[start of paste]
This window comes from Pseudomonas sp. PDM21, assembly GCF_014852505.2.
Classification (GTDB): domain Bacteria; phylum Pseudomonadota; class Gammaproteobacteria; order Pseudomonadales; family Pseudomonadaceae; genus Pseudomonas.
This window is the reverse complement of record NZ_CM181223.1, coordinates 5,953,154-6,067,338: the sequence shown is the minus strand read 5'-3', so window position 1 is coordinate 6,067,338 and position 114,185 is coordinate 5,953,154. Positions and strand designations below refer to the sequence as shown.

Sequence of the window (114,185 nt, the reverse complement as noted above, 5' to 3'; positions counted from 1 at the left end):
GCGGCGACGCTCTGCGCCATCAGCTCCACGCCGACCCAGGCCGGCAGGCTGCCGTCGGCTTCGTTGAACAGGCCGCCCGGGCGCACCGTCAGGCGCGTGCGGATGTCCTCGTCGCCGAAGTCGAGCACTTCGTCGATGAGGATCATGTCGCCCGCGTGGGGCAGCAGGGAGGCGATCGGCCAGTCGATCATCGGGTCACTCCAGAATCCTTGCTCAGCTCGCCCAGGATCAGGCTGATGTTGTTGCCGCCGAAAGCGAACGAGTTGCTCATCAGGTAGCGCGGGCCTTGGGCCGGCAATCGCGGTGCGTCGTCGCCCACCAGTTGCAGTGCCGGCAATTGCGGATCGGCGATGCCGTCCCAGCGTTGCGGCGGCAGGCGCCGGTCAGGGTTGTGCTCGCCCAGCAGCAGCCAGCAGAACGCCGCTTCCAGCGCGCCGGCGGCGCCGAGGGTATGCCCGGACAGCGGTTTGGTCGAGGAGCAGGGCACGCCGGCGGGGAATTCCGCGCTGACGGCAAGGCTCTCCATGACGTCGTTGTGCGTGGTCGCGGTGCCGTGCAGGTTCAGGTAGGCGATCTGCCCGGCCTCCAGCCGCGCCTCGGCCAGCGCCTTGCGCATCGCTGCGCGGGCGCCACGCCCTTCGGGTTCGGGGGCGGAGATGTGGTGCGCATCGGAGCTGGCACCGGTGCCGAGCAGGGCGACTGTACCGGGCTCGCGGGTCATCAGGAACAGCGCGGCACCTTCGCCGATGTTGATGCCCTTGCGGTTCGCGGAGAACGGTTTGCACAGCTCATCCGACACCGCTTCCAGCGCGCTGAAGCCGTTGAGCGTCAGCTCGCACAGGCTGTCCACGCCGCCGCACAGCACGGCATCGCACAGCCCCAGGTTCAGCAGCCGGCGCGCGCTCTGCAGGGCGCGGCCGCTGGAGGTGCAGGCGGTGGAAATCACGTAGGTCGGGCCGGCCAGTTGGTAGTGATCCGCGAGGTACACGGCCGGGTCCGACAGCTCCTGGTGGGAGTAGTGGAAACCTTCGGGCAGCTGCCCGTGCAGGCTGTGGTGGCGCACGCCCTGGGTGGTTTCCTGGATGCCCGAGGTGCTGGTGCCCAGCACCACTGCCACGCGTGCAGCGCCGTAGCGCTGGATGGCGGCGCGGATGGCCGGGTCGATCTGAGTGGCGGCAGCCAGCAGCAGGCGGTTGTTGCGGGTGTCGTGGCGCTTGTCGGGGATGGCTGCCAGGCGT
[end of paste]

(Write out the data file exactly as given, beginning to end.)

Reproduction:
This window comes from Pseudomonas sp. PDM21, assembly GCF_014852505.2.
Classification (GTDB): domain Bacteria; phylum Pseudomonadota; class Gammaproteobacteria; order Pseudomonadales; family Pseudomonadaceae; genus Pseudomonas.
This window is the reverse complement of record NZ_CM181223.1, coordinates 5,953,154-6,067,338: the sequence shown is the minus strand read 5'-3', so window position 1 is coordinate 6,067,338 and position 114,185 is coordinate 5,953,154. Positions and strand designations below refer to the sequence as shown.

Sequence of the window (114,185 nt, the reverse complement as noted above, 5' to 3'; positions counted from 1 at the left end):
GCGGCGACGCTCTGCGCCATCAGCTCCACGCCGACCCAGGCCGGCAGGCTGCCGTCGGCTTCGTTGAACAGGCCGCCCGGGCGCACCGTCAGGCGCGTGCGGATGTCCTCGTCGCCGAAGTCGAGCACTTCGTCGATGAGGATCATGTCGCCCGCGTGGGGCAGCAGGGAGGCGATCGGCCAGTCGATCATCGGGTCACTCCAGAATCCTTGCTCAGCTCGCCCAGGATCAGGCTGATGTTGTTGCCGCCGAAAGCGAACGAGTTGCTCATCAGGTAGCGCGGGCCTTGGGCCGGCAATCGCGGTGCGTCGTCGCCCACCAGTTGCAGTGCCGGCAATTGCGGATCGGCGATGCCGTCCCAGCGTTGCGGCGGCAGGCGCCGGTCAGGGTTGTGCTCGCCCAGCAGCAGCCAGCAGAACGCCGCTTCCAGCGCGCCGGCGGCGCCGAGGGTATGCCCGGACAGCGGTTTGGTCGAGGAGCAGGGCACGCCGGCGGGGAATTCCGCGCTGACGGCAAGGCTCTCCATGACGTCGTTGTGCGTGGTCGCGGTGCCGTGCAGGTTCAGGTAGGCGATCTGCCCGGCCTCCAGCCGCGCCTCGGCCAGCGCCTTGCGCATCGCTGCGCGGGCGCCACGCCCTTCGGGTTCGGGGGCGGAGATGTGGTGCGCATCGGAGCTGGCACCGGTGCCGAGCAGGGCGACTGTACCGGGCTCGCGGGTCATCAGGAACAGCGCGGCACCTTCGCCGATGTTGATGCCCTTGCGGTTCGCGGAGAACGGTTTGCACAGCTCATCCGACACCGCTTCCAGCGCGCTGAAGCCGTTGAGCGTCAGCTCGCACAGGCTGTCCACGCCGCCGCACAGCACGGCATCGCACAGCCCCAGGTTCAGCAGCCGGCGCGCGCTCTGCAGGGCGCGGCCGCTGGAGGTGCAGGCGGTGGAAATCACGTAGGTCGGGCCGGCCAGTTGGTAGTGATCCGCGAGGTACACGGCCGGGTCCGACAGCTCCTGGTGGGAGTAGTGGAAACCTTCGGGCAGCTGCCCGTGCAGGCTGTGGTGGCGCACGCCCTGGGTGGTTTCCTGGATGCCCGAGGTGCTGGTGCCCAGCACCACTGCCACGCGTGCAGCGCCGTAGCGCTGGATGGCGGCGCGGATGGCCGGGTCGATCTGAGTGGCGGCAGCCAGCAGCAGGCGGTTGTTGCGGGTGTCGTGGCGCTTGTCGGGGATGGCTGCCAGGCGT